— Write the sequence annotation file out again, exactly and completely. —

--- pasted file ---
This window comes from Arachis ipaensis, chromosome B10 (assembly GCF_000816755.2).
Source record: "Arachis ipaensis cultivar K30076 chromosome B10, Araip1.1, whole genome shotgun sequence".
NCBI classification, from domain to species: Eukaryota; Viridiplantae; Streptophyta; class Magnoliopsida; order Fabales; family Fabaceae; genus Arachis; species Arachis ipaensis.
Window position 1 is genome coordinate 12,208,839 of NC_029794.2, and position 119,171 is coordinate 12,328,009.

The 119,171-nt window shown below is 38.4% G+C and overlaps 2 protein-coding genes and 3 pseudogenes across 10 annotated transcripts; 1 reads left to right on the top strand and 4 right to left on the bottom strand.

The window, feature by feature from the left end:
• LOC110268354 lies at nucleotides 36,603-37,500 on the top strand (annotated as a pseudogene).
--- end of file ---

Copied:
This window comes from Arachis ipaensis, chromosome B10 (assembly GCF_000816755.2).
Source record: "Arachis ipaensis cultivar K30076 chromosome B10, Araip1.1, whole genome shotgun sequence".
NCBI classification, from domain to species: Eukaryota; Viridiplantae; Streptophyta; class Magnoliopsida; order Fabales; family Fabaceae; genus Arachis; species Arachis ipaensis.
Window position 1 is genome coordinate 12,208,839 of NC_029794.2, and position 119,171 is coordinate 12,328,009.

The 119,171-nt window shown below is 38.4% G+C and overlaps 2 protein-coding genes and 3 pseudogenes across 10 annotated transcripts; 1 reads left to right on the top strand and 4 right to left on the bottom strand.

The window, feature by feature from the left end:
• LOC110268354 lies at nucleotides 36,603-37,500 on the top strand (annotated as a pseudogene).